You can also visit your local tax office, every town has one and you can simply turn up without appointment and ask for help (although if the office is small and your query is complicated you may need to make an appointment for the full discussion). Surprising as it may sound, employees at the tax office are generally pretty friendly and helpful and can guide you through the forms you need to fill in.

If your tax affairs are complicated and/or your French is at beginner level, it may be better to hire an accountant to ensure that everything is in order. You can find some tips on getting professional help HERE.

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PROPERTY

New French State aid to help older people make home improvements

A new accessibility scheme recently announced by the French government gives grants for home improvements such as installing a stair lift or widening a doorframe to allow wheelchair access - here is how you could benefit.

New French State aid to help older people make home improvements

According to a recent survey in France, the vast majority of retired people expressed a desire to stay in their homes long-term, rather than entering a care facility.

While there are several schemes by the French government to provide assistance for renovating homes in order to make them more accessible for elderly people, the newly announced “MaPrimeAdapt” seeks to streamline the process.

When was it announced?

MaPrimeAdapt was part of President Emmanuel Macron’s re-election campaign, with plans for it first announced by the president last November.

Most recently, the government aid was earmarked to receive funding in the upcoming 2023 budget, which also hopes to increase the number of nursing home employees, as well as boost public funding for care centres.

The budget is set to allocate €35 million to the National Housing Agency (ANAH) in 2023. In response, the ministry of housing said to Capital France that one of their top priorities is “a single aid for the adaptation of housing to ageing” that would replace several existing government subsidies.

What is the goal of Ma Prime Adapt?

Similar to Ma Prime Renov, this programme hopes to provide additional funding for home refurbishment.

But while Ma Prime Renov focuses on environmentally friendly home adaptations, Ma Prime Adapt aims to make it simpler for older people or those with disabilities to refurbish their homes in order to maintain their autonomy and avoid falls.  

The French government also aims to reduce the number of fatal or disabling falls of people aged 65 by at least 20 percent by 2024, and by 2032, the goal is for at least 680,000 homes to be adapted, particularly those of low-income older people.

Who can benefit?

According to reporting by Le Monde, this aid is not solely reserved for people who already have decreased mobility. 

Instead, it is intended for older people generally. When applying, the applicant must be able to demonstrate that they are an independent retiree and need (this could be based on income, age, health, etc) to adapt their housing in order to make it more accessible.

The amount of assistance offered will be means-tested based on financial status.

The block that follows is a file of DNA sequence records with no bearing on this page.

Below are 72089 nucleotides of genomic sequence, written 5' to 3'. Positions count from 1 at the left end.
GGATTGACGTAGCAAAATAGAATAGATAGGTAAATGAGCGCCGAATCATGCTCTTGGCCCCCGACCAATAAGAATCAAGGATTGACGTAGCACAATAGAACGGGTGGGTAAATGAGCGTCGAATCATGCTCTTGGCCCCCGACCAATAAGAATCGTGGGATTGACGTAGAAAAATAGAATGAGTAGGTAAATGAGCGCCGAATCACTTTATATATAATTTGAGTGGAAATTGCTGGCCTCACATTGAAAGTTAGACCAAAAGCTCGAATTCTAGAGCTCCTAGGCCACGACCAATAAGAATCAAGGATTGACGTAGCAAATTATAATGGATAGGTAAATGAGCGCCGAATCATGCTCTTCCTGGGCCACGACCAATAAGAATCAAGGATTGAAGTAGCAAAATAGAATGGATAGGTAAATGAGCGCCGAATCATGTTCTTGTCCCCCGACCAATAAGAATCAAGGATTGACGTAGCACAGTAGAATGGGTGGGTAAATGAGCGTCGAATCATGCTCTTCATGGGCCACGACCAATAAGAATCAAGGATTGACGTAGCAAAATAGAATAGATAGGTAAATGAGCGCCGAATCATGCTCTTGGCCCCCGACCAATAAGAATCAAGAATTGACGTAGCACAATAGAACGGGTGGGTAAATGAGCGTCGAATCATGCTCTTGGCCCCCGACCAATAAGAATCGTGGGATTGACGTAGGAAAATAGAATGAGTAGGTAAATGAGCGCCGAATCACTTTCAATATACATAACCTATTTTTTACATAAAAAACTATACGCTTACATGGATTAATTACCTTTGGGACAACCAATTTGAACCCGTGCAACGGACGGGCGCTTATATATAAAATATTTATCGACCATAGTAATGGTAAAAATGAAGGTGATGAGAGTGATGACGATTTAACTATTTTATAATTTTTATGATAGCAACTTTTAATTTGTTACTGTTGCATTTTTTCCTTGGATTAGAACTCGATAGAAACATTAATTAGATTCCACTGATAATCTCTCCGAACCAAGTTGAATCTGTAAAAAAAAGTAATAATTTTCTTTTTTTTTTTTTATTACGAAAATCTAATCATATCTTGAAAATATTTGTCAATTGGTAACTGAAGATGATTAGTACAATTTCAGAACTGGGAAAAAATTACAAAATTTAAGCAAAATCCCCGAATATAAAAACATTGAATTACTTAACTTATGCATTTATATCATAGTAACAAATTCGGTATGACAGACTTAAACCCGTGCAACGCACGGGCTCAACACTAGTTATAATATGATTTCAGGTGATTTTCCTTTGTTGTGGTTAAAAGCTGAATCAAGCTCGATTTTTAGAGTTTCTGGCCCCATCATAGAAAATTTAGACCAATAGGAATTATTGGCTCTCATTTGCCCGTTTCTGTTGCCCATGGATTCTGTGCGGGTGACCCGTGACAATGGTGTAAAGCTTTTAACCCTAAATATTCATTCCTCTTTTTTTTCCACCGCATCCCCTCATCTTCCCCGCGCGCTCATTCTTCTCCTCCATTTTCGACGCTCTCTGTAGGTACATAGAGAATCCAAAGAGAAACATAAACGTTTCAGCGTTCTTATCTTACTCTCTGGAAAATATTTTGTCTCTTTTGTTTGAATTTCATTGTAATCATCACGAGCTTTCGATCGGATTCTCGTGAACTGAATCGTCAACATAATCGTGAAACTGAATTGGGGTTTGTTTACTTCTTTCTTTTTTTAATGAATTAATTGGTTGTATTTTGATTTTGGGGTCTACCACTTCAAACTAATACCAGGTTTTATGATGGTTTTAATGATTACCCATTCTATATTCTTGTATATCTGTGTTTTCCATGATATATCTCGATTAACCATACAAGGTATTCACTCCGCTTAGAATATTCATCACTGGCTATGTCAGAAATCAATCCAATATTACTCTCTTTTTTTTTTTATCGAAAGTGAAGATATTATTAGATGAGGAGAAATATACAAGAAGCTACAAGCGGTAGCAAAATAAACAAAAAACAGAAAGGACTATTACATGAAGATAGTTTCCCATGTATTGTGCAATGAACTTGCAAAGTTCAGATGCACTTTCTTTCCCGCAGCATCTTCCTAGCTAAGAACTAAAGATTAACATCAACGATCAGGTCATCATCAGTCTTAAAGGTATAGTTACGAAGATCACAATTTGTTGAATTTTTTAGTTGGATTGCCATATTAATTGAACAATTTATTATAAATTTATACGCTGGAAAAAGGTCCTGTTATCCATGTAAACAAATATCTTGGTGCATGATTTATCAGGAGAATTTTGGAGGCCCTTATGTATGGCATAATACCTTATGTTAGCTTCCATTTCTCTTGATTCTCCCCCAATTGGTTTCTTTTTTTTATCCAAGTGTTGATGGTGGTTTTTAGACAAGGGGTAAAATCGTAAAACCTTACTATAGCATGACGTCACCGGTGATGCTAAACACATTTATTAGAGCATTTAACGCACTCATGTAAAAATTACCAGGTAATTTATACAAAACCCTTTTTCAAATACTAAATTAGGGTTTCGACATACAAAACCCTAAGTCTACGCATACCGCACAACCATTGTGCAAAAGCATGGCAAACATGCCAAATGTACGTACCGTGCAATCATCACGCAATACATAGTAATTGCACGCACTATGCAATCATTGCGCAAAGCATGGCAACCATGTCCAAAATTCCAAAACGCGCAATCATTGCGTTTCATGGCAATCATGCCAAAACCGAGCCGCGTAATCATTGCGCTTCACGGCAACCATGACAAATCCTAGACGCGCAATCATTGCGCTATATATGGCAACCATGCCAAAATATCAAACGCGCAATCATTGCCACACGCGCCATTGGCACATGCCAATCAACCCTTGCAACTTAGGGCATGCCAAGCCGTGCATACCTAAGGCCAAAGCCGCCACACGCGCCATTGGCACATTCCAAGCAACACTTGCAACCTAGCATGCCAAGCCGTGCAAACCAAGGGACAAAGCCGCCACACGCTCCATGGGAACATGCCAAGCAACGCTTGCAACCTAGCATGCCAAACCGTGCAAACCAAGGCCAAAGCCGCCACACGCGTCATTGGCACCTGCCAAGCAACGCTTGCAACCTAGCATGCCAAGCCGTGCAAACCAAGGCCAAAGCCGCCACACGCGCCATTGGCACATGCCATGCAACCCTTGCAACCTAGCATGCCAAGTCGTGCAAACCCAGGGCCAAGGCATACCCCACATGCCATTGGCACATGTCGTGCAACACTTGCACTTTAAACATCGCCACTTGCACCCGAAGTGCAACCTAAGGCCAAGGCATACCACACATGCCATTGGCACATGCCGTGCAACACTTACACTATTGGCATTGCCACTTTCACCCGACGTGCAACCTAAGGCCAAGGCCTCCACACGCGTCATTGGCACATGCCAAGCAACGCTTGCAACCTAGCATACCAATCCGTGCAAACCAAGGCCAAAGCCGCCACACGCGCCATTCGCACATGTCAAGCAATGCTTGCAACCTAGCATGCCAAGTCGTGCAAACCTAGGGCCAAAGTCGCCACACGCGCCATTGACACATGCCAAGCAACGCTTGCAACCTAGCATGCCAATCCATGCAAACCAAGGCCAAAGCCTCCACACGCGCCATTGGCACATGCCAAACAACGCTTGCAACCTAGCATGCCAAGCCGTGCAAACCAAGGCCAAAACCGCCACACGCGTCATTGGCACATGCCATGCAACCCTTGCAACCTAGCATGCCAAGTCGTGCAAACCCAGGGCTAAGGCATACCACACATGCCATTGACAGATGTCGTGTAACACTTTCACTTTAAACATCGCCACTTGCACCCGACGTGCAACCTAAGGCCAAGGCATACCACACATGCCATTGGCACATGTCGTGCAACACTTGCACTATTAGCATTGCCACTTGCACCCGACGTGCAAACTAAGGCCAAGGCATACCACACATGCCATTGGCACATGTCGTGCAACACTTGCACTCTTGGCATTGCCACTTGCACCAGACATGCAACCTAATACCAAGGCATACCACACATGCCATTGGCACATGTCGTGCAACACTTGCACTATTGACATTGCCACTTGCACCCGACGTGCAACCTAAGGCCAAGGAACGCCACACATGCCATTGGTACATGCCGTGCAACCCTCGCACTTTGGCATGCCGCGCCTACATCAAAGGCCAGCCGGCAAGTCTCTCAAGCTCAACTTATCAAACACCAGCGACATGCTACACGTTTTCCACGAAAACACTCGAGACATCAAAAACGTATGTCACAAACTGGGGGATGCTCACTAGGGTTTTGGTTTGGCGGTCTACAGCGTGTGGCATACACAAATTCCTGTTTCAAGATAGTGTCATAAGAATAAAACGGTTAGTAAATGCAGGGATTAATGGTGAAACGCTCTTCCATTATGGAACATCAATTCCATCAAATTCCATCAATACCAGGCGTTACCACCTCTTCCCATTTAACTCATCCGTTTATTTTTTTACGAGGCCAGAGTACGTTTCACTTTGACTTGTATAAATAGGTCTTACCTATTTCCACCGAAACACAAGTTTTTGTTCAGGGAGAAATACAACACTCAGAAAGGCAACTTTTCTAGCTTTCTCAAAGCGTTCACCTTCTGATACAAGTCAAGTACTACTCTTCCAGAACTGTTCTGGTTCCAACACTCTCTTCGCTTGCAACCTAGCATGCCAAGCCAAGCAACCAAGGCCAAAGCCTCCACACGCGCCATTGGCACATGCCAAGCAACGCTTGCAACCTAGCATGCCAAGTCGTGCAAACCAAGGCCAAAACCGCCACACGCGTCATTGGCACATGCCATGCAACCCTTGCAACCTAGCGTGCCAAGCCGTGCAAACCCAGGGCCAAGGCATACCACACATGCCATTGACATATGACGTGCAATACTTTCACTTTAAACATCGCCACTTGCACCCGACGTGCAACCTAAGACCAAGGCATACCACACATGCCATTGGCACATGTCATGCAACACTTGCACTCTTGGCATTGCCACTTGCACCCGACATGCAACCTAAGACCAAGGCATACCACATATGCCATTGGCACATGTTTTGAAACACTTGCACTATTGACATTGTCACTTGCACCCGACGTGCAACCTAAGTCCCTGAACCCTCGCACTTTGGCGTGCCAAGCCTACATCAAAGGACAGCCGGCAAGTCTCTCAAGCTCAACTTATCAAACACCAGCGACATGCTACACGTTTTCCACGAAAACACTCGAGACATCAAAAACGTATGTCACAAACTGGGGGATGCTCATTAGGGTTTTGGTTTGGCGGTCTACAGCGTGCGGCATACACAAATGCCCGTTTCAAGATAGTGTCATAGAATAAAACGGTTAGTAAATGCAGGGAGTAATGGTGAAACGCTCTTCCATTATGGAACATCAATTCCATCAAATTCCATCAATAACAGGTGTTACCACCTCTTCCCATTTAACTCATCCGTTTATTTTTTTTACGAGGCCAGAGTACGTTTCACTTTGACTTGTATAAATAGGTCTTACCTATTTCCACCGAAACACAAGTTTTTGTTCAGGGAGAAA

What types of work would qualify?

Some examples of work that might qualify for assistance might be:

  • adapting the bathroom (for example, adding grab bars or enlarging the door)
  • replacing the bathtub with a shower
  • installing a bathtub with a door
  • installing a stair lift
  • adding access ramps to the home

The benefit is not limited to those options – any project that aims to increase home accessibility for a senior could qualify, as long as it is not simply aesthetic-focused.

Can it be combined with Ma Prime Renov?

They have different criteria, but Ma Prime Renov and Ma Prime Adapt can be combined in order to provide maximum support to elderly people wishing to adapt and stay in their homes.

How can I apply?

In order to apply, you will be required to meet the conditions stated above, in addition to being able to demonstrate that the housing in question is at least 15 years old and that the amount of work being done would cost at least €1,500.

Keep in mind that the renovation will need to be carried out by a recognised building company or contractor – specifically one with the label “RGE.”

You will be able  toapply for the Ma Prime Adapt aid via France’s National Housing Agency (ANAH). A dedicated website will be created to facilitate the process, with a launch date TBC. 

On the site, you will submit an application form that includes the estimates of the work planned. According to Le Monde, €5,600 will be the maximum amount of aid to be offered, and the cost of work will be capped at €8,000. However, this information has not yet been published by the National Housing Agency. 

What have the other available schemes been?

Currently, retirees in France can apply for the “Habiter facile” scheme from the ANAH (Agence Nationale de l’Habitat), which also helps to finance work that promotes the ability of elderly people to remain in their homes.

“Bien vieillir chez soi” is a similar aid scheme which is offered by the CNAV (social security).

The elderly and disabled can also benefit from tax credits on accessibility or home adaptation work. 

These will likely be replaced by Ma Prime Adapt, which will combine all benefits into one package.